Messianic Rabbi: Are You Blinded Simply by What You See?

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Shawn Akers

For years, I have read the narrative of Joseph and his brothers with great curiosity—not doubt, just simple curiosity.

I have been especially curious about the part of the story in which Joseph’s brothers stand before him more than once, dialog with him face to face and yet do not recognize him.

I know the various explanations for the lack of recognition: Many years had passed by, Joseph was wearing Egyptian clothing, etc. However, it wasn’t until reading the book of Luke that I realized what I believe to be the real reason for Joseph’s brothers not recognizing who he was.

In the book of Luke chapter 24, after the execution of Yeshua, we read the following verses in Luke 24:15-16: “While they were talking and discussing, Yeshua Himself approached and began traveling with them. But their eyes were kept from recognizing Him” (Tree of Life Version).

Here, we find a couple of faithful followers of Yeshua walking on the road to Emmaus, discussing the events of Yeshua’s persecution and execution. They are downhearted and recognizably gloomy. In fact, they are so depressed about the loss of Yeshua that when He starts walking next to them, they don’t even recognize Him. So much so in fact Yeshua begins to question why they are so miserable and dejected. Their response is one for the records. Cleopas actually asks Yeshua in verse 18: “Are You the only one visiting Jerusalem who doesn’t know the things that happened there in these days?”

Think about that for a minute: Yeshua Himself was walking with these two men, and they were so caught up in their own understandings and expectations that not only did they not recognize Yeshua, but they also asked the very One who was executed by the horrors of crucifixion, if He alone was the only one that didn’t know what had just happened in Jerusalem!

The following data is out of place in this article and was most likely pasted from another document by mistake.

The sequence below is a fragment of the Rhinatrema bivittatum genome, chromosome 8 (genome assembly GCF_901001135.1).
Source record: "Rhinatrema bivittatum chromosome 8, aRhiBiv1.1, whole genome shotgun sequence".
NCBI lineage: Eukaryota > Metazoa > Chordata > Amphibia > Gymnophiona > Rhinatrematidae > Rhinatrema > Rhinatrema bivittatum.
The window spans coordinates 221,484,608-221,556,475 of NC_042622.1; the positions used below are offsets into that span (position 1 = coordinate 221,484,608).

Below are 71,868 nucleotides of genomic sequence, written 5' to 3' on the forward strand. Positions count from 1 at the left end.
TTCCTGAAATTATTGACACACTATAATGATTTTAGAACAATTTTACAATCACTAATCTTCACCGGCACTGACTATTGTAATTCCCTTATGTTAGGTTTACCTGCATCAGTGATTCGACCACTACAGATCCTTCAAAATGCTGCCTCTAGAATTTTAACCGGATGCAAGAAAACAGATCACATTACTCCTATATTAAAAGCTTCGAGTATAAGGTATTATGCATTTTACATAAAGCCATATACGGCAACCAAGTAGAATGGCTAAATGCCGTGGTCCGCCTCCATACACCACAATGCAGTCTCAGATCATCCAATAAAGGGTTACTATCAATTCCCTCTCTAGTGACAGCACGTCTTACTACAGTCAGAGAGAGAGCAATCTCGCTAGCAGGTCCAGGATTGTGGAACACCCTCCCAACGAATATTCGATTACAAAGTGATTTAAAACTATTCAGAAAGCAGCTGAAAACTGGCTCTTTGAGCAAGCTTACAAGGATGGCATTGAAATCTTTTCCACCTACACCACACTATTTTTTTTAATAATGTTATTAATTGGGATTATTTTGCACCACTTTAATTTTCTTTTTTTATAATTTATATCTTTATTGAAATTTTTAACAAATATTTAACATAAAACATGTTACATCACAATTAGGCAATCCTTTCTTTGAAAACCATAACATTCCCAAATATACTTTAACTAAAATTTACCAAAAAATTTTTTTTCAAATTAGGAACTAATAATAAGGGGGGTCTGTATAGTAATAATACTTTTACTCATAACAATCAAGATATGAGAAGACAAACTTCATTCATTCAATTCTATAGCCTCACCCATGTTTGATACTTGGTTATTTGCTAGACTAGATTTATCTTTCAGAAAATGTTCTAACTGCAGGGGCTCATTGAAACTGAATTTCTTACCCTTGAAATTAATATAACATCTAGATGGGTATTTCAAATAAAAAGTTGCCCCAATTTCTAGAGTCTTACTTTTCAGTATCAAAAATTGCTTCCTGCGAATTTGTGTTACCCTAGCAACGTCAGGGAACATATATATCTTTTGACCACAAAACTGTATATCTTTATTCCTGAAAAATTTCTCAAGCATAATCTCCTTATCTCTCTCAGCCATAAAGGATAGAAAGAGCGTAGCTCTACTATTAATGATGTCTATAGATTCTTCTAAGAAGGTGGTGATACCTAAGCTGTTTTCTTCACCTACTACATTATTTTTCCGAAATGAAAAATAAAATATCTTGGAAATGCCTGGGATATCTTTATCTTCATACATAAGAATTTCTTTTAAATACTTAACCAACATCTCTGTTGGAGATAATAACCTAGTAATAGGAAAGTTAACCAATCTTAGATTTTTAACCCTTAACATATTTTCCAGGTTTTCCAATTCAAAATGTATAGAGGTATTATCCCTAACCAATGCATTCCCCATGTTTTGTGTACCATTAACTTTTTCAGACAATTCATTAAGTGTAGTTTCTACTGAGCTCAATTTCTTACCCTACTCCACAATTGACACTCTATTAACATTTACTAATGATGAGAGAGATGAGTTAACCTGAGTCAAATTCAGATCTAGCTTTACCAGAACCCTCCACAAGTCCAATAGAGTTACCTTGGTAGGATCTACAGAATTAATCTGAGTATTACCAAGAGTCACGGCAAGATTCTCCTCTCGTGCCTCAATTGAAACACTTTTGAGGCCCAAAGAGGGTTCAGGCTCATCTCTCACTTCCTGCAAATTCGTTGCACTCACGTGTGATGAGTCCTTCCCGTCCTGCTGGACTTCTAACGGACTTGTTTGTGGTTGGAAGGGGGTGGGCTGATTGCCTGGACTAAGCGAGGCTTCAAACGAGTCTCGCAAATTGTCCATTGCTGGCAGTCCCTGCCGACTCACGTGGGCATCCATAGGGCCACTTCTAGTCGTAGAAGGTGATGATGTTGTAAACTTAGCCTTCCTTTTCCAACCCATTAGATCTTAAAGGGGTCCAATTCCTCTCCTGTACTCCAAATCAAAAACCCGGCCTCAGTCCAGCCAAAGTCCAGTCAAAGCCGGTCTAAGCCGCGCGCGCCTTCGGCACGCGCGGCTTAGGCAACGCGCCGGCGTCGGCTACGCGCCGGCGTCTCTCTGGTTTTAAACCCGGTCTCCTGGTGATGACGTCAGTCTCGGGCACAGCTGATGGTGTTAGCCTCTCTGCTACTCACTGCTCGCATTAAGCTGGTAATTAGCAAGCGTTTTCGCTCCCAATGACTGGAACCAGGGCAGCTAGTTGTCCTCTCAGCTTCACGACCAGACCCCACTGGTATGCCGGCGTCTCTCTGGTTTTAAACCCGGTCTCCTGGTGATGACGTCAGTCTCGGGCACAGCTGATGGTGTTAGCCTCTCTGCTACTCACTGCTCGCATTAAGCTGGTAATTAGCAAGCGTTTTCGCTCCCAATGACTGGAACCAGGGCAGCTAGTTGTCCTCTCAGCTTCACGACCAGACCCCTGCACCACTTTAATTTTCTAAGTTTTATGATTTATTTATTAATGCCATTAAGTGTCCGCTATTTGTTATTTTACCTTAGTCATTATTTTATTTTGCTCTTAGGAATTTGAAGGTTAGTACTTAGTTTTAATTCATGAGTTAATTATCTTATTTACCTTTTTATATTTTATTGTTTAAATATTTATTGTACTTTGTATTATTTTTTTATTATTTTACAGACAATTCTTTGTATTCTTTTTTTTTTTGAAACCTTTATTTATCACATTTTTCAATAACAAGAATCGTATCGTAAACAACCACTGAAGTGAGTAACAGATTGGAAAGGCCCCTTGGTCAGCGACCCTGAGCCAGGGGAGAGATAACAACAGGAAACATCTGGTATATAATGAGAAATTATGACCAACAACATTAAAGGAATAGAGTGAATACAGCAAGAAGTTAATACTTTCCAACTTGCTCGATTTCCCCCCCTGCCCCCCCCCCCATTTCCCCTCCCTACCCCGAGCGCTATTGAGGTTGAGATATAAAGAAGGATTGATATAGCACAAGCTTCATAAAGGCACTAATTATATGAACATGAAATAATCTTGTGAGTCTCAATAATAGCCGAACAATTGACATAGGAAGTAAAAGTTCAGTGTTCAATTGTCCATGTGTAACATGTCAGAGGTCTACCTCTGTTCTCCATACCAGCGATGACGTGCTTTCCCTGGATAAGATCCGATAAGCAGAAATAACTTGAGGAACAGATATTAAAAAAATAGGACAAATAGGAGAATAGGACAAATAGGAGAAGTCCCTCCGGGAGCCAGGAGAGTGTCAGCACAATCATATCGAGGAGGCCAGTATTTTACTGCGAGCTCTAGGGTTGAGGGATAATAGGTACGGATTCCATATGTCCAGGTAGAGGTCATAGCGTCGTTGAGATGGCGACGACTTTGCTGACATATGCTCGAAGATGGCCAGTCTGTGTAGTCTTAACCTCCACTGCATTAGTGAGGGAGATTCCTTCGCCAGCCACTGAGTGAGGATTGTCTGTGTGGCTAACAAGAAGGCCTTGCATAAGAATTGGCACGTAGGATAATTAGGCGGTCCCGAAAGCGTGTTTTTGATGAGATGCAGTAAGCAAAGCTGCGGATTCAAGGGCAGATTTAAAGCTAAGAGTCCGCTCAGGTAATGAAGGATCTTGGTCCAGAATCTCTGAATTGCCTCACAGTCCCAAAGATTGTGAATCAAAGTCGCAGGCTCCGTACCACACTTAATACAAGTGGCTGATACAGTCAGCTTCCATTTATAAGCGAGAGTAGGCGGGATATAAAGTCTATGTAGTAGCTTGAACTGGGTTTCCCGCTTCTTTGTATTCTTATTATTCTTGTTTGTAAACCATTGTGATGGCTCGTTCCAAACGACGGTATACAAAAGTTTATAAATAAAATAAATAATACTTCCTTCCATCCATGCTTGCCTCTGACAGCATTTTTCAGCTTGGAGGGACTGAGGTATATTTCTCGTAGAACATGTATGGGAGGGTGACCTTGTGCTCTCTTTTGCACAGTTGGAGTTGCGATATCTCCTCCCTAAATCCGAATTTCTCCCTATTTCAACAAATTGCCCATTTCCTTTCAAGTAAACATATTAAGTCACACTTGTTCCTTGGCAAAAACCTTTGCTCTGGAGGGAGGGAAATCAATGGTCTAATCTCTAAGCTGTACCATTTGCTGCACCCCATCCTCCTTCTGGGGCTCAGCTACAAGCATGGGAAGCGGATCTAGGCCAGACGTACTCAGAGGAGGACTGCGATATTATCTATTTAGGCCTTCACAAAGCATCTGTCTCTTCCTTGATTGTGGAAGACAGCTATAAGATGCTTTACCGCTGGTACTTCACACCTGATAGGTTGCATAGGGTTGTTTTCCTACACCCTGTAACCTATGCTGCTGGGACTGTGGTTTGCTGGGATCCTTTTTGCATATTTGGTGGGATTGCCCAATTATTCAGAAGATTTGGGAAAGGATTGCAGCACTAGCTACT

The key to understanding how they had become so blinded to reality that Yeshua had become unrecognizable to them is in Luke 24:21:

“But we were hoping that He was the One about to redeem Israel. Besides all this, today is the third day since these things happened.”

Notice “they were hoping.” You see, it wasn’t that Yeshua looked different; it was that they saw Him differently. Before the crucifixion, they saw Him as the Messiah who would redeem Israel from the Romans by a great victory like King David. Their expectations of what Messiah would be, and would do, had been unfulfilled to the extent that they could no longer recognize Yeshua, even though He was walking right next to them.

It wasn’t Yeshua that looked different; it was the way these two men looked at Yeshua that changed how they saw Him. I believe this is the same reason Joseph’s brothers couldn’t recognize Joseph. It wasn’t because Joseph changed; it was because they had changed. The sins of envy and deception changed the way they viewed life and Joseph.

Yeshua’s response to the two men found in verse 25 sheds more understanding:

Yeshua said to them, ‘Oh foolish ones, so slow of heart to put your trust in all that the prophets spoke!'”

He tells them they should have trusted everything the prophets had said. In the case of Joseph and his brothers, Joseph had prophesied through a dream, and even though the dream had not yet come to pass, they believed Joseph to be dead.

These two different stories have the same theme running through them, and that theme still speaks to us today. I know many people who get very discouraged because things don’t happen the way they had “hoped,” and the result is that the way they see Yeshua changes. If enough things don’t happen the way they had “hoped,” Yeshua becomes unrecognizable to them.

Remember, it isn’t Yeshua who changes the way He appears—it is our eyes that see Him differently. It may be time to double-check that our “hopes” line up with His Word. {eoa}

Eric Tokajer is the author of Overcoming Fearlessness, What If Everything You Were Taught About the Ten Commandments Was Wrong?, With Me in Paradise, Transient Singularity, OY! How Did I Get Here?: Thirty-One Things I Wish Someone Had Told Me Before Entering Ministry, #ManWisdom: With Eric Tokajer, Jesus Is to Christianity as Pasta Is to Italians and Galatians in Context.

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